Brunch is the best reason to put on pants on weekend mornings, and luckily Chicago is full of great options. But sometimes your go-to spots can start to feel a little tired. Sometimes you want to try something new (besides Kanela Breakfast Club’s 67th location). With that in mind, we give you the Brunch Hit List, a guide to excellent new brunch spots. All the places on this list are less than a year old, or have recently started serving brunch - and as with our regular Hit List, we’ve been to all of them and can say for sure that they’re worth your time.
This restaurant and market is a great Ukrainian Village utility spot. It’s open all day, and we like it just as much for brunch as we do for breakfast, lunch, and dinner. The food is across-the-board delicious (with things like breakfast sandwiches, creamed eggs over toast, and oatmeal with candied squash and pecans) - and after you eat, just make sure to pick up some wine and cheese for later. Even if “later” means as soon as you get home.
There’s an article in Chicago’s constitution that says every Big Chicago Restaurant (BCR) must, at some point, serve brunch, and we’re grateful Etta abides by it. The brunch menu here is long and has dishes like wood-fired eggs, chicken pozole, and a fantastic assortment of baked goods - including a tasty cinnamon roll you’ll probably argue with your friends over finishing. Plus, there are lots of booths and round tables perfect for groups who want to share as much as possible (other than the cinnamon roll).
This West Town spot is cool and fun without taking itself too seriously. Case in point, the brunch, which they call “Funkenbrunchen.” It’s German-inspired, and like with dinner, you’ll find lots of delicious and pork-heavy things on the menu - for example schnitzel and grits, eggs with weisswurst, and a croque madame that’s certainly not German, but definitely has ham. Plus, the space manages to have a low-key party atmosphere without being obnoxious.
We’re big fans of the brunch at Luella’s Southern Kitchen in Lincoln Square, so it’s not surprising that we really enjoy the brunch at Luella’s Gospel Bird in Wicker Park, too. This casual, BYOB counter-service place from the same owners does a delicious Southern-style brunch, with dishes like chicken and waffles, shrimp and grits, and a great blueberry and brown sugar French toast.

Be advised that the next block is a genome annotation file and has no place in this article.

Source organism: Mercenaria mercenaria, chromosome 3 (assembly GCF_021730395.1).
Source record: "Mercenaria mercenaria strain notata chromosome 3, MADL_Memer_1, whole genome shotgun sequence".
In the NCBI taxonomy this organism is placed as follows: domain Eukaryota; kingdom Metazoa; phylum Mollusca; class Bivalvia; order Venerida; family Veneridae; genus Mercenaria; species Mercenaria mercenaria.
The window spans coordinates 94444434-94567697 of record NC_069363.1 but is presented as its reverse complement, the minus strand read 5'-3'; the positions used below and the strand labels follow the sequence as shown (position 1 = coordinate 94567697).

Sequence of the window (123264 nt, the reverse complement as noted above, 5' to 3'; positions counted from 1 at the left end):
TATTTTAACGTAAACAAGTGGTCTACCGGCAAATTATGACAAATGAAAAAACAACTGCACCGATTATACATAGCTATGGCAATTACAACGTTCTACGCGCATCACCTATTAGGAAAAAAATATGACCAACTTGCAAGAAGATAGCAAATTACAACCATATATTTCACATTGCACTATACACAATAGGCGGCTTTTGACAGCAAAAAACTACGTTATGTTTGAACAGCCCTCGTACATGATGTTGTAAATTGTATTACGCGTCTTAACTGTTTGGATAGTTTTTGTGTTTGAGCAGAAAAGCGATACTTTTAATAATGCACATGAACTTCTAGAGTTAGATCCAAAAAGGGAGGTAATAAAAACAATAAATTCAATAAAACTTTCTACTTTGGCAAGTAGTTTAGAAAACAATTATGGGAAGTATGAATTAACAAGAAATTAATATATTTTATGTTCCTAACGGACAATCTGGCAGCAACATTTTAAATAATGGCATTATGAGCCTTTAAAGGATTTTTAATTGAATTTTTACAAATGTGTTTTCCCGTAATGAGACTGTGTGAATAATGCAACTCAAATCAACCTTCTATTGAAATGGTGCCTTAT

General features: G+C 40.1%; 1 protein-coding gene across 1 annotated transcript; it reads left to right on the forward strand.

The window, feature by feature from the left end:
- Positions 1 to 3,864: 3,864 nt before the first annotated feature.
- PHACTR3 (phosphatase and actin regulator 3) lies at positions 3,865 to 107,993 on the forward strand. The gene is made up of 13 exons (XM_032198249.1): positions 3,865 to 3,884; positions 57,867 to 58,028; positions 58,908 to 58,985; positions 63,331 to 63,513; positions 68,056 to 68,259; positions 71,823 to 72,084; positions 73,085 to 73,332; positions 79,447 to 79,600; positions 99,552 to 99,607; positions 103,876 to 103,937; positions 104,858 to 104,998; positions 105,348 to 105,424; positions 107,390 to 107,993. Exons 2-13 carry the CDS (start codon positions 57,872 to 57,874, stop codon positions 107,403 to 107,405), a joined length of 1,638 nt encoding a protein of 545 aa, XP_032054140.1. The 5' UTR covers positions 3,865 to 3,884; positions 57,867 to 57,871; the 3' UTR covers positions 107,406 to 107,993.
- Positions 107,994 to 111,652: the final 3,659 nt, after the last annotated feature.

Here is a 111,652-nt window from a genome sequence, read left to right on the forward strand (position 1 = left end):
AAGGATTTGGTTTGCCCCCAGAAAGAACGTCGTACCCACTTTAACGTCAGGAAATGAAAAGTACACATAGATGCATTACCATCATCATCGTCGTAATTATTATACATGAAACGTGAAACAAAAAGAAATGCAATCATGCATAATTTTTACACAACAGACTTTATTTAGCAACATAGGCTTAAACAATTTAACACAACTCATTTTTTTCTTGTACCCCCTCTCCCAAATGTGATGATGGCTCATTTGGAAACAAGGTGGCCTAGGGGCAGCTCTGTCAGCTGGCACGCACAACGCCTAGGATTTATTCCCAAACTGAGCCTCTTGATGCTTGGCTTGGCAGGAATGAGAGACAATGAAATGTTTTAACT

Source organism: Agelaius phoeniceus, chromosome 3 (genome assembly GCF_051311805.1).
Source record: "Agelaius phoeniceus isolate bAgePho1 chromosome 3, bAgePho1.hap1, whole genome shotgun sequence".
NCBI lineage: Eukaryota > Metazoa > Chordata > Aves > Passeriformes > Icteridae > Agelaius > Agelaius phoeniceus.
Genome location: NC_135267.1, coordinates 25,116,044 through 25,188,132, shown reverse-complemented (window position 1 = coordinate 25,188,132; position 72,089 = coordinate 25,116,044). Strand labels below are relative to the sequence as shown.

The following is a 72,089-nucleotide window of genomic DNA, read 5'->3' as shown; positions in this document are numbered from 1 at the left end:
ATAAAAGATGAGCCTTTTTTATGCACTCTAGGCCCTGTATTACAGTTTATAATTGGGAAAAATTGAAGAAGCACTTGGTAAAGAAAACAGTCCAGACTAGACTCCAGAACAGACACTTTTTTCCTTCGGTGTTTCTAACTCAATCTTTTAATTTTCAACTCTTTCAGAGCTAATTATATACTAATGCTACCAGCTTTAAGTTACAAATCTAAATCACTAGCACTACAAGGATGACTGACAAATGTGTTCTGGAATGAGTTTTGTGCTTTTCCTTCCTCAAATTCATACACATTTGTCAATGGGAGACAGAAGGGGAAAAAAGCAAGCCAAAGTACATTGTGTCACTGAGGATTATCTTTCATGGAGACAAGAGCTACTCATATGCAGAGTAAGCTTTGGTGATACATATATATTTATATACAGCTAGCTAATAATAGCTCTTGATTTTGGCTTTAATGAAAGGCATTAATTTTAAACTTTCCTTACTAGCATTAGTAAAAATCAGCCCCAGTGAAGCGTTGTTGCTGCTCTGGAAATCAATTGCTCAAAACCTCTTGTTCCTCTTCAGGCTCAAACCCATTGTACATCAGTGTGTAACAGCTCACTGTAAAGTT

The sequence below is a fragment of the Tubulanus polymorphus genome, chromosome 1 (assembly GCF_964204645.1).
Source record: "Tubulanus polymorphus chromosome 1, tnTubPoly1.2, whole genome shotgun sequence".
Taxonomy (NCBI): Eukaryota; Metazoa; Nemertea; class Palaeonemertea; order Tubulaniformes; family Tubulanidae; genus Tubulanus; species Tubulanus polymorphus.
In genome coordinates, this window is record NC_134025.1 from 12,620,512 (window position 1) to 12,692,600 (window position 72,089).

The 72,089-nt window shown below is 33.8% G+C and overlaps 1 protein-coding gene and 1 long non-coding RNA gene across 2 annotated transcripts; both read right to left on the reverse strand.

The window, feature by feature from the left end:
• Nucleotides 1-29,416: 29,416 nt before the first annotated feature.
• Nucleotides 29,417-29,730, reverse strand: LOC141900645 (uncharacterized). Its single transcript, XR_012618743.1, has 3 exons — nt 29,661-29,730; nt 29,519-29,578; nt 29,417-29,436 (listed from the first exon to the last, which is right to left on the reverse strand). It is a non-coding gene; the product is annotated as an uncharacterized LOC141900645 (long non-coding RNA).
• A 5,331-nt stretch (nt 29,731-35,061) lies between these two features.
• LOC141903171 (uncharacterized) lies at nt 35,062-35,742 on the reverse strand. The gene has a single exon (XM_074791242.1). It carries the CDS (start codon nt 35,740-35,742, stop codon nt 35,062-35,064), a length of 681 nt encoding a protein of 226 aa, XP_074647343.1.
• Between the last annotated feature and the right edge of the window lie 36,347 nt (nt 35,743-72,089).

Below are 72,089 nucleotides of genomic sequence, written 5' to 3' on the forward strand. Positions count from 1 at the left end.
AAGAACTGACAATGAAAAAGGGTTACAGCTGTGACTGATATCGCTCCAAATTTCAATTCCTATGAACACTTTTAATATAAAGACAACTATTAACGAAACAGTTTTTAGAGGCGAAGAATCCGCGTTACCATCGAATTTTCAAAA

During the summer, trying to have brunch outside can turn into a Thunderdome scenario. This won’t happen at Paradise Park, where you get the benefits of outdoor brunch without the long wait times. It has a huge all-season patio that’s open all year round, so even in February you’ll feel like you’re hanging out on someone’s lawn (the patio has fake grass, swing sets, and pink lawn flamingos). Come for things like breakfast pizzas and calzones, or chicken and waffles. And bring your dog, since they’re allowed.
If you’re vegan, then you might be accustomed to hoping for a tofu scramble on a restaurant’s brunch menu, and feeling grateful that at least mimosas are (usually) animal-free. You’ll have a lot more options at No Bones Beach Club in Wicker Park, where the long brunch menu is 100% plant-based. It’s great hangover food - fried avocado benedicts, stuffed French toast with coconut whip, and cashew-cheese nachos that even meat-eaters will like. Plus, the tropical decor and cocktail list make this an enjoyable spot for day-drinking.
Unlike the original in Wicker Park, the Wrigleyville location of Big Star serves brunch. It has things like huevos rancheros, a carnitas and egg sandwich, and an avocado huarache that’s our current favorite version of avocado toast. You can also add eggs to the “hot chips” (a.k.a. nachos), which is something you should definitely do. So unless it’s a game day (this place is right across from the stadium and gets packed), we’ll choose this Big Star over the original.
Pacific Standard Time is a large, busy, loud restaurant in River North. So don’t come here expecting a low-key brunch, or if you’re sensitive to noise and light (a.k.a. hungover). But the food is tasty, and if you’re with a group, it’s a good non-hotel option in the neighborhood. Order anything from the wood-fired oven (like the breakfast pizza), and make sure to get some pull-apart rolls for the table.
Frunchroom is a small, counter-service spot in Portage Park. The brunch menu here is short, but they’re not wasting any space - what they do have is delicious. A particular standout is the French toast with honey tahini, and you can’t go wrong with any one of the breakfast sandwiches. It’s small and can get crowded, but if you’re near the neighborhood, it’s a great place to catch up with a friend. And just so you know, it’s BYOB.
The Loop doesn’t have a lot of options, and is creepily deserted on weekends, so it’s understandable if spending your precious Sunday morning there sounds like a terrible idea. But the food at Fisk & Co. in the Hotel Monaco might change your mind. Their specialty is mussels, but you’ll also find dishes like harissa baked eggs and a speculoos Belgian waffle. We can’t guarantee there will be much to do nearby after eating here, so maybe just plan to go home and take a nap.